Slightly confusingly, both the new 325i and the 330i have the same 3.0-liter inline-six. The 325i has retuned software and a different exhaust and intake system, lowering power and torque from 255 hp and 220 lb-ft to 215 and 185: the 325i would need only ten more horses to fill the previous 330i's stable. In both forms, the engine has a great note. While we favor the more powerful of the two, $7,000 knocked off the price is hard to argue against. Buying a base 325i and spending one to two thousand dollars in the aftermarket could result in a $32,000 330i, although warranties might vanish in the process. The change to the larger engine strengthens the connection between the two 3-series levels. The 325i sounds and feels more like the stronger 330, and low-end torque is greatly improved over the previous generation. Near-perfect six-speed automatic and manual transmissions transfer power to the rear wheels.
BMW is now offering Bluetooth connectivity in 3-series models as part of a $2,900 premium package. When used in collaboration with a compatible mobile phone, the system allows owners to use their phones through steering wheel-mounted buttons. The stereo head unit logs all incoming, outgoing, and missed calls, and sound from the phone enters the cabin through the front left speaker, allowing completely hands-free cell phone operation. Our only gripe is that we could not access our phone book through the head unit, despite the manual's insistence that such a feature exists.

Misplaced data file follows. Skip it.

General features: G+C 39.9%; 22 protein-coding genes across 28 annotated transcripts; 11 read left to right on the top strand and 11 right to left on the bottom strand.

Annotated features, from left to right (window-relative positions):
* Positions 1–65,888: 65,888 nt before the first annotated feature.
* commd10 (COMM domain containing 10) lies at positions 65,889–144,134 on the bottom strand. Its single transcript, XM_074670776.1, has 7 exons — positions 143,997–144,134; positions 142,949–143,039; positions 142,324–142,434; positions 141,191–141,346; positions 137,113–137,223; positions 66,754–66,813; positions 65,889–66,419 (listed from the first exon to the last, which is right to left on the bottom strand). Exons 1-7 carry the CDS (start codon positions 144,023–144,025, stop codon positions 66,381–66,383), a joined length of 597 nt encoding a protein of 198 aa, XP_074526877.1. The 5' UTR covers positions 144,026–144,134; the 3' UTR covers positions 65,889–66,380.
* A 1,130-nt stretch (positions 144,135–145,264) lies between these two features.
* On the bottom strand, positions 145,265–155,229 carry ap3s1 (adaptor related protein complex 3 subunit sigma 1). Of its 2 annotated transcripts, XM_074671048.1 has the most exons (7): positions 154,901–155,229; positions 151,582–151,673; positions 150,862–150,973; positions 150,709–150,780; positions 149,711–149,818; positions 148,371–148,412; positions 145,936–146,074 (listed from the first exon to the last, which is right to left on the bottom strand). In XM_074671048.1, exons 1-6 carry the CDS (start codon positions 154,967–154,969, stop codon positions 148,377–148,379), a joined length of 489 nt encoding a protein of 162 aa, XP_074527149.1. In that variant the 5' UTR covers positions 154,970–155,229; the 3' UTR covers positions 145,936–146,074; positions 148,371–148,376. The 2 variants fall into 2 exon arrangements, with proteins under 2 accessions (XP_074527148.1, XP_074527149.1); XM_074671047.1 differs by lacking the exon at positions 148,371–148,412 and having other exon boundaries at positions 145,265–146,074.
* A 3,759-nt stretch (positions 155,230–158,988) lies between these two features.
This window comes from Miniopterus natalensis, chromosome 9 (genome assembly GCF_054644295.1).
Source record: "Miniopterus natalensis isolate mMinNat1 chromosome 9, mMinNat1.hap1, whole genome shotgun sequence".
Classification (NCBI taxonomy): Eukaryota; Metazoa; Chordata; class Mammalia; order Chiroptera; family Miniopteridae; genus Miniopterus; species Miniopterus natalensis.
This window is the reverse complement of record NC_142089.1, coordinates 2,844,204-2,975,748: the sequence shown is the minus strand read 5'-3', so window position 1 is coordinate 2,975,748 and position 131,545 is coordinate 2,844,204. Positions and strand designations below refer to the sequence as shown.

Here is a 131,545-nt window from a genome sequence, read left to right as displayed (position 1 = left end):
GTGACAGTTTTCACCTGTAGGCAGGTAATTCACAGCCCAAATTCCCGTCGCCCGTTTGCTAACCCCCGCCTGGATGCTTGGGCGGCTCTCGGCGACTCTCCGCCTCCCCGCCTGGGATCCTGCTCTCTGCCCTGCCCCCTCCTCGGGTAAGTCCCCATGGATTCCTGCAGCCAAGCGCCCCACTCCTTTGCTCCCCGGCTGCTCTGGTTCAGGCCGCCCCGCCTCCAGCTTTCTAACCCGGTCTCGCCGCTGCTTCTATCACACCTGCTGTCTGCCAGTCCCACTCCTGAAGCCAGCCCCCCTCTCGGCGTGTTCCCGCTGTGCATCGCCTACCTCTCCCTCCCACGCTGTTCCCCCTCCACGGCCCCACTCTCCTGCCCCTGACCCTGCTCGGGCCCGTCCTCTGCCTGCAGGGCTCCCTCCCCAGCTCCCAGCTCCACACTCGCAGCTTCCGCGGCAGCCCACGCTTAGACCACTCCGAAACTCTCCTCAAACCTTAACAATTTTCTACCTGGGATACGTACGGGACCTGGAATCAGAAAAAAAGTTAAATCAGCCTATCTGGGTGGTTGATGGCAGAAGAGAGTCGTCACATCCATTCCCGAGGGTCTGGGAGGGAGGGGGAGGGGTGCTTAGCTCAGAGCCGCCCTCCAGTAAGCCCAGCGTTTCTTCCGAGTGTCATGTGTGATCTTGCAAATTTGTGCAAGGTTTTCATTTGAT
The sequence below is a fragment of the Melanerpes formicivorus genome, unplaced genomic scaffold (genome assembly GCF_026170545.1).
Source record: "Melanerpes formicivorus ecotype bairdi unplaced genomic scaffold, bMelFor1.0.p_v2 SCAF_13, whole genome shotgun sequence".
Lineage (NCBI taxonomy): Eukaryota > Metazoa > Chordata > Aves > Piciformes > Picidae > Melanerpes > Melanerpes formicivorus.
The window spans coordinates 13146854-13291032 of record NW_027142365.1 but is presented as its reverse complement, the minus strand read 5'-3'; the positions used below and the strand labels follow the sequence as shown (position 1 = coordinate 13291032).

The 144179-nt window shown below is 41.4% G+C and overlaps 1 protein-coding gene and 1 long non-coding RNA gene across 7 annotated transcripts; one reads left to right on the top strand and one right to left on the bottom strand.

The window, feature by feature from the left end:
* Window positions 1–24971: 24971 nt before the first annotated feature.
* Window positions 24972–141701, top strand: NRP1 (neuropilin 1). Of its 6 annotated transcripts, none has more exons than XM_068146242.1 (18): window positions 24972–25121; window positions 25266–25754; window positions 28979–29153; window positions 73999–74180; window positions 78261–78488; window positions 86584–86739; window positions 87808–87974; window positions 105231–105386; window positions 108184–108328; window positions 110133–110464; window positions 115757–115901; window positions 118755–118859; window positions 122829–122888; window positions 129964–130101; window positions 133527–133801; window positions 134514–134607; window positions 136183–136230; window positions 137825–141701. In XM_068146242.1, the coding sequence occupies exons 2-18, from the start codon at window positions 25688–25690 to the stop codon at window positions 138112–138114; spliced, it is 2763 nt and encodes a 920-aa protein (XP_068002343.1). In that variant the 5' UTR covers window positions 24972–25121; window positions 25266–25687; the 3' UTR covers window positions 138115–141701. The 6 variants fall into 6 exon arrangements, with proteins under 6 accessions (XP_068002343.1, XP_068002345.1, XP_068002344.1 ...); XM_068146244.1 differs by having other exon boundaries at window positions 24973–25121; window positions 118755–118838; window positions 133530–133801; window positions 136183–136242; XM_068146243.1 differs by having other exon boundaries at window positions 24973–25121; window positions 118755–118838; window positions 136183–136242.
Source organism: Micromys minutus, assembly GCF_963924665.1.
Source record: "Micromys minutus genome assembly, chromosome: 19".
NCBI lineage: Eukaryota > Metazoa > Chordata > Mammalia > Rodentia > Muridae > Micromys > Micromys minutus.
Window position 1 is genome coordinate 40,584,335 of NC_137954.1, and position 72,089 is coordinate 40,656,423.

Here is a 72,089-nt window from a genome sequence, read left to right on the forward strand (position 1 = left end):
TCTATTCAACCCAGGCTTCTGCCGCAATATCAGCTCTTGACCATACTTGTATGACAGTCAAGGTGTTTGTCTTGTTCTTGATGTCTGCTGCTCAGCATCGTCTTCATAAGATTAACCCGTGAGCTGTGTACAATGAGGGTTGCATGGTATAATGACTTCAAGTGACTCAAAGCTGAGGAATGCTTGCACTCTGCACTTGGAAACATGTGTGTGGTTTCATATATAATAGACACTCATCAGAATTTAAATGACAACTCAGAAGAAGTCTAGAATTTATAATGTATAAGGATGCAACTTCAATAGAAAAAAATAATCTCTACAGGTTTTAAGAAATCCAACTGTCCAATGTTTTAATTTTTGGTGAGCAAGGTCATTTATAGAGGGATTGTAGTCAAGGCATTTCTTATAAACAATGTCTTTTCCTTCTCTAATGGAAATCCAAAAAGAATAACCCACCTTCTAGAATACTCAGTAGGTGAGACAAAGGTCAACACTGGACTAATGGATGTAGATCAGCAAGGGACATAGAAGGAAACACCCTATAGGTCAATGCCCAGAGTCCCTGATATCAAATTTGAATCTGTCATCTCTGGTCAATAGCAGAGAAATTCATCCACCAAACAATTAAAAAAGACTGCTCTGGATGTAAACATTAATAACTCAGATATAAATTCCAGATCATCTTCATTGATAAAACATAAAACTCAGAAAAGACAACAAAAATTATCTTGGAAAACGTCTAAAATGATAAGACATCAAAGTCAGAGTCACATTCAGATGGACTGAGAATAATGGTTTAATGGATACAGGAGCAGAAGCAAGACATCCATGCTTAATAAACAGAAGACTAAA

With a base price of just over $30K, the 325i is a great deal. While the modest 215-hp six-cylinder won't beat an equally priced Infiniti G35 in raw performance, it is a much more elegant car to drive, with more subtle, polished responses. This 3-series is bigger than the outgoing car, too, and continues to deliver the best driving experience in its class, especially when the road starts curving.